Library expands campus access to 3D printers

September 27, 2013
A 3D object on the Cube

The 3D Lab, part of the University of Michigan Library’s Digital Media Commons on north campus, is expanding campus access to 3D printers thanks to a grant from the university’s Third Century Initiative.

Six Cube printers currently reside in the 3D Lab, located in the Duderstadt Center, along with free material, tutorials, and support for those ready to experiment. In the next few weeks, the Cube printers will relocate to other spaces around the Duderstadt Center, and early next year they will be made available on central campus.

Anyone in the university community can access the printers, materials, and support to create their own 3-dimensional objects from digital designs. "It's an amazing feeling to go from curiosity to design to holding a physical object in your hand,” says Eric Maslowski, manager of the 3D Lab. “But right now there is an educational gap between theory and application, and our goal is to bridge that gap.”

The Third Century Initiative grant is designed to do just that. The initiative’s plan is to develop innovative, multidisciplinary approaches to teaching and scholarship, with the goal of stimulating creative thinking among students and faculty and to develop programs that intensify learning experiences beyond the classroom. Grants are awarded for the most exciting and innovative ideas from across campus to enhance action-based, experiential learning.

The Cube looks fairly inconspicuous; it’s a small machine, but it offers a world of possibilities in do-it-yourself 3D printing. Marketed as an at-home desktop machine, it prints like many rapid prototyping machines do: it extrudes melted plastic through a print head to build up the printed part layer by layer, and provides a quick and inexpensive way to produce objects.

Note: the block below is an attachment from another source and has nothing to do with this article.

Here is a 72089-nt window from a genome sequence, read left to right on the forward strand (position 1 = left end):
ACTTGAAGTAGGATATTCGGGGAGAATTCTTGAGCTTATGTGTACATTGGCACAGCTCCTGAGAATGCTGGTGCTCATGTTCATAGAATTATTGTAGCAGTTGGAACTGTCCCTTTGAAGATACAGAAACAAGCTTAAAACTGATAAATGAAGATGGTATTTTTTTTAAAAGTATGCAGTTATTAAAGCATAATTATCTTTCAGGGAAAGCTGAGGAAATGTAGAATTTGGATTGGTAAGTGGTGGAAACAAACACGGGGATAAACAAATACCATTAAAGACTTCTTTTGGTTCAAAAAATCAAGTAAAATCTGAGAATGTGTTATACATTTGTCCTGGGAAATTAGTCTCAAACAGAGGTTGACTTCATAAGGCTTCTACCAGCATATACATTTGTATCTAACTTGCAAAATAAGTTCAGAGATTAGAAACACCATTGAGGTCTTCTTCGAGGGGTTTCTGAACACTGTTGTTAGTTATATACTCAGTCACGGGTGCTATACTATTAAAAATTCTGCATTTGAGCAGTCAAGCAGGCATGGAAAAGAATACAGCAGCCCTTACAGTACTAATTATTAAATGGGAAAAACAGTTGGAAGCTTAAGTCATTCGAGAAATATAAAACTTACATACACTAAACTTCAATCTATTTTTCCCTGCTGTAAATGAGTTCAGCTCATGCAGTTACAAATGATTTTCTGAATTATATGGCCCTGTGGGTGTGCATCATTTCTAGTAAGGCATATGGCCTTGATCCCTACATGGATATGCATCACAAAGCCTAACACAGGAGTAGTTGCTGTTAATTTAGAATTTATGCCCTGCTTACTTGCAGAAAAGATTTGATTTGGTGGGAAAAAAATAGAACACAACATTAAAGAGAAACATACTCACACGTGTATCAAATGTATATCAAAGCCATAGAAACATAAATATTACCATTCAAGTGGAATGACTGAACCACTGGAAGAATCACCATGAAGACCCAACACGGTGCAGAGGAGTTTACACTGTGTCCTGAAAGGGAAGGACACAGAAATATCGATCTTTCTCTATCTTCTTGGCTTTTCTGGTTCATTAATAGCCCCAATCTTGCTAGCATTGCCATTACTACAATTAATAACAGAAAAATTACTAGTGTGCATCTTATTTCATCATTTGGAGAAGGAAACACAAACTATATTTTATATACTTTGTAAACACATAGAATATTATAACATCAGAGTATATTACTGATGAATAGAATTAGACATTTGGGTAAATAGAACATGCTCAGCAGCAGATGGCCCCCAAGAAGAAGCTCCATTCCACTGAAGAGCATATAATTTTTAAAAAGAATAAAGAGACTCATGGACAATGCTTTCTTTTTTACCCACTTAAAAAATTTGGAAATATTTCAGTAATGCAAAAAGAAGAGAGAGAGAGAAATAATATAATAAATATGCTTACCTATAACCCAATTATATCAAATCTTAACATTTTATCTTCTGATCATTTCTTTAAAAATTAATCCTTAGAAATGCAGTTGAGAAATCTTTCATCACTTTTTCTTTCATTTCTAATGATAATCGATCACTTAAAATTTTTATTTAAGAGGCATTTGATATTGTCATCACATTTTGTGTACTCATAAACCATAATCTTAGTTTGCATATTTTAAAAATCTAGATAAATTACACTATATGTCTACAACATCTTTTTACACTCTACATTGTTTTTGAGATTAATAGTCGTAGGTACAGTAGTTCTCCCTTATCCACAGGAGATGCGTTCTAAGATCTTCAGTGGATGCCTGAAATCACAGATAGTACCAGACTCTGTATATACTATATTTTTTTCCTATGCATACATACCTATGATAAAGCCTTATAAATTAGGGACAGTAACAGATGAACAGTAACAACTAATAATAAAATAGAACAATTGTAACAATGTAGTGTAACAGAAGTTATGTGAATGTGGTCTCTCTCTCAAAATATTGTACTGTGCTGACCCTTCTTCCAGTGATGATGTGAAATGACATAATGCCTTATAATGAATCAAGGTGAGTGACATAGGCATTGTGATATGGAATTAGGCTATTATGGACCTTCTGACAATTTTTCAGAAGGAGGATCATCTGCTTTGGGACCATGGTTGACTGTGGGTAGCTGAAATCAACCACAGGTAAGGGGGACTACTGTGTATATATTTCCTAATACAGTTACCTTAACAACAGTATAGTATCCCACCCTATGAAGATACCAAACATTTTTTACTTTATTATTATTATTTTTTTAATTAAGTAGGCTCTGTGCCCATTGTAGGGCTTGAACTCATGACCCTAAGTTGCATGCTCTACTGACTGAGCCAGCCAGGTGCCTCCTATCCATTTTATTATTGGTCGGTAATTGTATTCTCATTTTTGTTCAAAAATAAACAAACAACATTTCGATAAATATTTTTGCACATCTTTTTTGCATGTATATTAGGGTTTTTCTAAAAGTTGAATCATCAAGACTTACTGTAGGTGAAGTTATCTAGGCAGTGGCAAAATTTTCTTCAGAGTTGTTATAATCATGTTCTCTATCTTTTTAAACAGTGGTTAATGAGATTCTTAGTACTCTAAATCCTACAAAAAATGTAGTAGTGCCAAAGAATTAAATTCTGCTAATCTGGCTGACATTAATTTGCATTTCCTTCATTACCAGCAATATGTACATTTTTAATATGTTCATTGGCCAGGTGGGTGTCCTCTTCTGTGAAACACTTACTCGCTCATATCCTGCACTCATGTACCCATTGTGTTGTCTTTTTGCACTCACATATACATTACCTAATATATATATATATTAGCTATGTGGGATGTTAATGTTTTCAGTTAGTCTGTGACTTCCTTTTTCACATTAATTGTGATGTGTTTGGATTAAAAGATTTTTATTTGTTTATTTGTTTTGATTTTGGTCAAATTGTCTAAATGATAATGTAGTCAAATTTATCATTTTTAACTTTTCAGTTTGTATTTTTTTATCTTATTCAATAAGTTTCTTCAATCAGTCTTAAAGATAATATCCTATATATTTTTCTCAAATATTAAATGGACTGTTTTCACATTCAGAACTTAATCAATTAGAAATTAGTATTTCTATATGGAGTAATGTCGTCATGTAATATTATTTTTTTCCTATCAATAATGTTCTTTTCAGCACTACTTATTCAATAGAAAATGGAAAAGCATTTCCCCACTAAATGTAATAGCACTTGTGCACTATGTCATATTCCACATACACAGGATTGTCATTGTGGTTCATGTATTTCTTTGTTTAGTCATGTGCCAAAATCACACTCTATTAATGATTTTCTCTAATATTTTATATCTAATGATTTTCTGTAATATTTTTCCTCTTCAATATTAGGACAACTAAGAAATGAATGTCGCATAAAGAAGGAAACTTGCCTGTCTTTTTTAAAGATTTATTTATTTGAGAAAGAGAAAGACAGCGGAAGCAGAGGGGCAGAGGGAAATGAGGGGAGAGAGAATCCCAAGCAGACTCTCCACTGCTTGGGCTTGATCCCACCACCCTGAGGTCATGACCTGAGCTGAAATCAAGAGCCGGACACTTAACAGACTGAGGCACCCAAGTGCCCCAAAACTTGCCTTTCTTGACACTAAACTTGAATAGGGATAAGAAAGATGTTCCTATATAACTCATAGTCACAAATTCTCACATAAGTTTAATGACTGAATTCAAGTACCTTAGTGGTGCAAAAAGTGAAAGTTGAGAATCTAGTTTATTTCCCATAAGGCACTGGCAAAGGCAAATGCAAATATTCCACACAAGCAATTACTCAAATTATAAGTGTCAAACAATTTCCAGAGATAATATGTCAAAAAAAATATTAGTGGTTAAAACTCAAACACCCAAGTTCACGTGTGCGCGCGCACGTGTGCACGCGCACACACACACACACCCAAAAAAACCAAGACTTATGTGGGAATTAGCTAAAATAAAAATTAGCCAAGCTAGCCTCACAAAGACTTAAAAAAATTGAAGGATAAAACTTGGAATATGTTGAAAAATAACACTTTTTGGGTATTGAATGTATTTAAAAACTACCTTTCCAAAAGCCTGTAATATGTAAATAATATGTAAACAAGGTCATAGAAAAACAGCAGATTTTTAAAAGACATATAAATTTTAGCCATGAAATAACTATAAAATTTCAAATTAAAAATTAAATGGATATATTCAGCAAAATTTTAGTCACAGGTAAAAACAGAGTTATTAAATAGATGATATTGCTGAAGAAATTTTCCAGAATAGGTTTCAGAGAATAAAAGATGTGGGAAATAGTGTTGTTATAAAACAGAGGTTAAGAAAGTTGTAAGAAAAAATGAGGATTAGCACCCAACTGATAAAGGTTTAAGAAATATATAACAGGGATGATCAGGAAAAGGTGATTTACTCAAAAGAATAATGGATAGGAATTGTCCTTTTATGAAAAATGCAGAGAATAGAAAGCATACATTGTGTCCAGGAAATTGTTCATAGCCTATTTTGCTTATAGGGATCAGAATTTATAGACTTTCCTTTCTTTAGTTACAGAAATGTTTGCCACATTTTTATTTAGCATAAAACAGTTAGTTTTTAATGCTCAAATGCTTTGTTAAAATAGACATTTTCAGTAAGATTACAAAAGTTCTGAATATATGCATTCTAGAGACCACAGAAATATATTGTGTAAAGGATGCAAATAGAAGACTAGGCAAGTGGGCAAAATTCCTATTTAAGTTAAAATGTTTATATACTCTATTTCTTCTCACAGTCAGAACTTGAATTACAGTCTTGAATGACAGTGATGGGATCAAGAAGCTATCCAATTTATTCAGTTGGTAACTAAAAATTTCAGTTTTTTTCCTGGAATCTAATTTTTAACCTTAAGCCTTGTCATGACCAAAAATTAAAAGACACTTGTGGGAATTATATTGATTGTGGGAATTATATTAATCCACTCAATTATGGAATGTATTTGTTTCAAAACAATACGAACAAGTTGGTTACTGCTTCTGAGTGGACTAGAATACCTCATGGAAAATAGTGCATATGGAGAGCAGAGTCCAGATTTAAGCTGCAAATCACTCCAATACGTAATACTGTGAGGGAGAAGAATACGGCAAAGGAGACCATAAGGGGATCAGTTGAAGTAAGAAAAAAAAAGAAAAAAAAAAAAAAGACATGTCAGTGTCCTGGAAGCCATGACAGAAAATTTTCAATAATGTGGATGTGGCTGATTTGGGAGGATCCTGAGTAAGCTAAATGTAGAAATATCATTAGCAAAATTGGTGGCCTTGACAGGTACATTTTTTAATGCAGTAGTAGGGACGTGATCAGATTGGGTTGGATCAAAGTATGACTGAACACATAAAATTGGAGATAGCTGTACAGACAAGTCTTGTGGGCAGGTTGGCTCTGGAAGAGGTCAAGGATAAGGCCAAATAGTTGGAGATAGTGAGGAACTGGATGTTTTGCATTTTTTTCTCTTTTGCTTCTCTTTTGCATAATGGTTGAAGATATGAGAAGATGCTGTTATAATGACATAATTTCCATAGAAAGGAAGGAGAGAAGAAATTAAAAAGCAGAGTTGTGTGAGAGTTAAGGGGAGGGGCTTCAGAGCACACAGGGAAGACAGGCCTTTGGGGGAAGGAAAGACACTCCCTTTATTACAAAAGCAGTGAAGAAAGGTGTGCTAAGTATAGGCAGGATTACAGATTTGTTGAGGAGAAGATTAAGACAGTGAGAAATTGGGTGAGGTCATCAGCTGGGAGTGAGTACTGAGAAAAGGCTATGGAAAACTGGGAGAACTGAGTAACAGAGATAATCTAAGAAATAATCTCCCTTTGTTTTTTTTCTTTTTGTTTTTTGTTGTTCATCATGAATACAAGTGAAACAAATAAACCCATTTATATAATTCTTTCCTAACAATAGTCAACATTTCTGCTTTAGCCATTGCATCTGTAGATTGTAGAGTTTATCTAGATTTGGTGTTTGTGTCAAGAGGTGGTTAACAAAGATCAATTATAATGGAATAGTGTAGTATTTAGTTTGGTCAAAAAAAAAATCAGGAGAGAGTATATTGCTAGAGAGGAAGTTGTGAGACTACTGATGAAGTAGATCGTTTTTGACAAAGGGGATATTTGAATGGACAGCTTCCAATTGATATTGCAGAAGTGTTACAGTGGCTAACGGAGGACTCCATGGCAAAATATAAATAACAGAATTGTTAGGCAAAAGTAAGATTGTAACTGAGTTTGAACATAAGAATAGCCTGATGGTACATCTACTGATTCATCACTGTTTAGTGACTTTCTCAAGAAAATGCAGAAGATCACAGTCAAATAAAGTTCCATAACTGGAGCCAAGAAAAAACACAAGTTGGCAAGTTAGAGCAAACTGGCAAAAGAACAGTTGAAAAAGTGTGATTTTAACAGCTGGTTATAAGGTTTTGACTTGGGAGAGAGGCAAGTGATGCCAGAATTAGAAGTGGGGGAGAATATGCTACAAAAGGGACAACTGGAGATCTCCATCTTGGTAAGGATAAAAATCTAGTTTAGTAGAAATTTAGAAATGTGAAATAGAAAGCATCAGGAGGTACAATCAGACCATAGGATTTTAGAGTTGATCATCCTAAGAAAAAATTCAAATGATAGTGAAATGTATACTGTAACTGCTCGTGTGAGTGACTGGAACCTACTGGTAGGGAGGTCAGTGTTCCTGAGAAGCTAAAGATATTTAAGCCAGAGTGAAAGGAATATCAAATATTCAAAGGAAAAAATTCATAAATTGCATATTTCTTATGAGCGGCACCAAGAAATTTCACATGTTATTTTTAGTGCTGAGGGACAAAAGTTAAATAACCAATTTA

According to Maslowski, the Cube can print just about any 3D item, from the size of a dime to 5.5 square inches—for example, a case for a smart phone or other device, a sculpture, jewelry, or a miniature model of a dog. U-M researchers have used 3D printers for rapid prototyping to develop medical simulation devices, wind turbines, airplane parts, and much more.

“The printers are not difficult to use; the secret lies in creating content,” says Maslowski. The Cube prints from a 3D file – specifically, STL files, which are widely used for rapid prototyping and computer-aided manufacturing. They can be exported from many engineering and artistic software applications, including CAD, modeling, and animation software.

Maslowski says that he’s learned to keep an open mind about who might show up to use the printers. “We’ve had people from mechanical engineering, biomedical engineering, medicine, paleontology, art and design, architecture, and more. It will be interesting to watch as new audiences discover the Cubes.”

“The small size and low cost of using a Cube allows for iterative design, so you can draw a 3D sketch, print it, refine it, print it, refine it, and then go for higher fidelity on a more expensive machine.”

For example, sculptors can create a wax model, scan it to a digital file, and print at a reduced size to fine tune the design before casting. This ability to resize can have other advantages: the artist that created a bust of Bo Schembechler for the athletic department used a 3D printer to make smaller keepsake versions for donors. He estimates that it saved him a month’s worth of remodeling.

To take advantage of the newly expanded access to 3D printing, bring an STL file (your own design, or you can download one from Thingiverse) to the 3D Lab.

Free materials are available from the 3D Lab on a first-come, first-served basis to encourage initial use and experimentation, after which you must BYOC (bring your own cartridge). Cartridges of ABS and PLA plastic in various colors can be purchased online (the cost is $50), and each contains enough material to print 8-10 mid-sized parts—about the size of an iPhone case.

A series of how-to videos gives step-by-step instructions, and 3D Lab staff are available to answer questions and give one-on-one consultations; hours are Monday-Friday 9:00 a.m. to 7:00 p.m. and Saturday 11:00 a.m. to 4:00 p.m.

Page maintained by Mary Claire Morris
Last modified: 09/27/2013